Bioengineers, material scientists, biologists, clinicians, and clinician scientists applied to participate. The final selections were made by Drs. Wright and Goodman, along with Steven A. Goldstein, PhD, of the ORS.
“All the applications were of high quality; it was extremely difficult to select only five,” says Dr. Goodman. “What sets these five apart is their extraordinary clinical/research activities and the high level of excellence they have demonstrated. We believe that they will not only learn a lot from the symposium participants, but that they will contribute to the symposium in a very substantial way because of their cutting-edge research and clinical investigations.”
Invited guests include AAOS past president Richard F. Kyle, MD; Tad L. Gerlinger, MD, LTC, Society of Military Orthopaedic Surgeons; James S. Panagis, MD, MPH, National Institute of Arthritis and Musculoskeletal and Skin Diseases (NIAMS); Fei Wang, PhD, NIAMS; and Rosemarie D. Hunziker, PhD, Director, Technology Development and Industrial Relations. In addition, Denis Clohisy, MD, chairman of the AAOS Research Development Committee, will be in attendance.
Grant support for the symposium comes from the AAOS, the American Association of Hip and Knee Surgeons, The Knee Society, the Orthopaedic Research and Education Foundation, and the ORS. The symposium also received grant funding from the NIAMS/NIH, through a U-13 grant. Industry supporters include DePuy Spine, Smith & Nephew, Stryker Orthopaedics, Synthes, and Zimmer.
Although Dr. Wright says it is difficult to predict future research directions, he believes that one focus will be the continued need to collect reliable clinical and implant retrieval data.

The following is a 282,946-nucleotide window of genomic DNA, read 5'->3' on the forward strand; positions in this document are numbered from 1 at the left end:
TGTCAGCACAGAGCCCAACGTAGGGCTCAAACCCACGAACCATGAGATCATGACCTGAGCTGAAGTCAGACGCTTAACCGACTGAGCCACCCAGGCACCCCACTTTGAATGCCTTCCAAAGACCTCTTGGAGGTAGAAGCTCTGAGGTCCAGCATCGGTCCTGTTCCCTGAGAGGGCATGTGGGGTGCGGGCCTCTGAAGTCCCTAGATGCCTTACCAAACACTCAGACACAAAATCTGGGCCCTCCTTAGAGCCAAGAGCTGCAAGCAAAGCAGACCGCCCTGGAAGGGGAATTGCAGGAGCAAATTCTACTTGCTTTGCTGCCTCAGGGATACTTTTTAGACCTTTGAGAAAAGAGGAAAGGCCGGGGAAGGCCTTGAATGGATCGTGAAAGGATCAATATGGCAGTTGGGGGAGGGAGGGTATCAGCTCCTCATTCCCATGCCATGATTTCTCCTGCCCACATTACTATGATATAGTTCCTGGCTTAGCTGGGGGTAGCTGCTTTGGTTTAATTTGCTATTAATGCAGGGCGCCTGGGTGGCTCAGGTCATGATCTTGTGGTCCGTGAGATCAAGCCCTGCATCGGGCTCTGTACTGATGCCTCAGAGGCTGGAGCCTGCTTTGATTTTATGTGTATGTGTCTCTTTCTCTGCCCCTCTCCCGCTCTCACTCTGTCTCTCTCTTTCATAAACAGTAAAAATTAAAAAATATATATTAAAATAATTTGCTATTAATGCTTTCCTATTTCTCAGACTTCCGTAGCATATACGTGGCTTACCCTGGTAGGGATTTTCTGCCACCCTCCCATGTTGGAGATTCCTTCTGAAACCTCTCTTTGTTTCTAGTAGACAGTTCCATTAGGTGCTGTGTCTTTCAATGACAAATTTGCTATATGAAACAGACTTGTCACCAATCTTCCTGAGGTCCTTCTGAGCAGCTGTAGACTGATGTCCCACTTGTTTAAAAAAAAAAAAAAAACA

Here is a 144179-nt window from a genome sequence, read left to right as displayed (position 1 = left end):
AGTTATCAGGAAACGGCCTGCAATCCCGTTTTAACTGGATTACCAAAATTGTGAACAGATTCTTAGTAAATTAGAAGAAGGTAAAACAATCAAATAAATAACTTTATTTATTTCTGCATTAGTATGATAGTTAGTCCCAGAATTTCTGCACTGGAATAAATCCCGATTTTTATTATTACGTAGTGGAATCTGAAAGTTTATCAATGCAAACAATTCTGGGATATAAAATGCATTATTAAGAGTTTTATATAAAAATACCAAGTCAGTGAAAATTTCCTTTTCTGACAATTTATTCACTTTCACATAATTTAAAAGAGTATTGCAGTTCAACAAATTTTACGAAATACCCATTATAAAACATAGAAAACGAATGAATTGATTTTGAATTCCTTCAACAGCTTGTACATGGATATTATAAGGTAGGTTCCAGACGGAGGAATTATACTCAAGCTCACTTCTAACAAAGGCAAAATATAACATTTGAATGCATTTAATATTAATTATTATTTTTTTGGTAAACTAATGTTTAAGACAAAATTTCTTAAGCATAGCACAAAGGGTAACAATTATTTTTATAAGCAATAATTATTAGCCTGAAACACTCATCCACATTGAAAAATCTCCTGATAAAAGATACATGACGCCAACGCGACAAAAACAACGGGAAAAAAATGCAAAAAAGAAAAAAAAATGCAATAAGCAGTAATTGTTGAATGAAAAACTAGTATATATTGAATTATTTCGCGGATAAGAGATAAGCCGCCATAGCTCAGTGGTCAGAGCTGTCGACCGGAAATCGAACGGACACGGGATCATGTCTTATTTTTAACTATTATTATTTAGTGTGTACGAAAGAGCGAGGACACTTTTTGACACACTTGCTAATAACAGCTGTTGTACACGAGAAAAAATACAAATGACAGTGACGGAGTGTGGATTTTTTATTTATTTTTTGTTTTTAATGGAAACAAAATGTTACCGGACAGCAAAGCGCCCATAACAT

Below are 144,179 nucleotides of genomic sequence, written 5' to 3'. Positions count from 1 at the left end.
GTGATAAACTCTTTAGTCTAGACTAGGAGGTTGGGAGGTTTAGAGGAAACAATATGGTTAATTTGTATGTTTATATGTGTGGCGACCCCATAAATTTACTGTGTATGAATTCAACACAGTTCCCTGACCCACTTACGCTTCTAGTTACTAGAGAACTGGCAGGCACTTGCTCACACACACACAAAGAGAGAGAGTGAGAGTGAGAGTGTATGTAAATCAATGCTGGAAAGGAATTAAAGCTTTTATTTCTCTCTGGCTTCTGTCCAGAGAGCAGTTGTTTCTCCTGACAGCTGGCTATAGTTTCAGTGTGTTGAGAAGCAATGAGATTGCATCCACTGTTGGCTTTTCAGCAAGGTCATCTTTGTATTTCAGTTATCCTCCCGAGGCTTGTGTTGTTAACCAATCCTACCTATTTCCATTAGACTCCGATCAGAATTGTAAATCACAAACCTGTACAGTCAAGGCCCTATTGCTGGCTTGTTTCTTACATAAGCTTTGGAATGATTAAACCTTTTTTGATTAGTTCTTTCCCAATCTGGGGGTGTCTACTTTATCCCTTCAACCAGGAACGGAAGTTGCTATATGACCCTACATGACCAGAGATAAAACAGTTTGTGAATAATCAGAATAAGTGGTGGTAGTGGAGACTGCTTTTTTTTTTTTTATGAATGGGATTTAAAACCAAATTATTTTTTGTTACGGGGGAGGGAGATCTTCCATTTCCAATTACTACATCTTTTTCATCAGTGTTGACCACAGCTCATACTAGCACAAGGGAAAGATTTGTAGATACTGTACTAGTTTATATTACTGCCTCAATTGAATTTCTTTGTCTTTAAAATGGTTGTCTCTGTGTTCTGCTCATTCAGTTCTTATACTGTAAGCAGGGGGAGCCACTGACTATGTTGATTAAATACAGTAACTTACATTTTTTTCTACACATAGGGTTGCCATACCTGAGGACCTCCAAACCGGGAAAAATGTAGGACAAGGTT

“Joint registries are our best bet for broadly monitoring the osteolysis problem and for assessing the clinical efficacy of solutions, such as highly cross-linked polyethylenes intended to have less wear,” he says.
Other possibilities include the development of biological markers for assessing osteolysis; methods for interrupting the biological pathways that lead to bony destruction; the performance of alternative bearing materials with improved wear resistance, both in the laboratory and in clinical trials; as well as implant design issues and the untoward effects of the generation of wear debris.
Proceedings of the symposium, including the future directions for research, will be published in a special issue of The Journal of the AAOS in mid-2008. According to Dr. Wright, disseminating the conclusions to orthopaedists as well as to patients is crucial.
“By broadly publicizing the answers developed by the symposium participants, we will provide orthopaedic surgeons, other health care professionals, and most importantly, patients considering joint replacement with the latest information on osteolysis and implant wear so that they can better understand this complex topic,” he says.
Jennie McKee is a staff writer for AAOS Now. She can be reached at email@example.com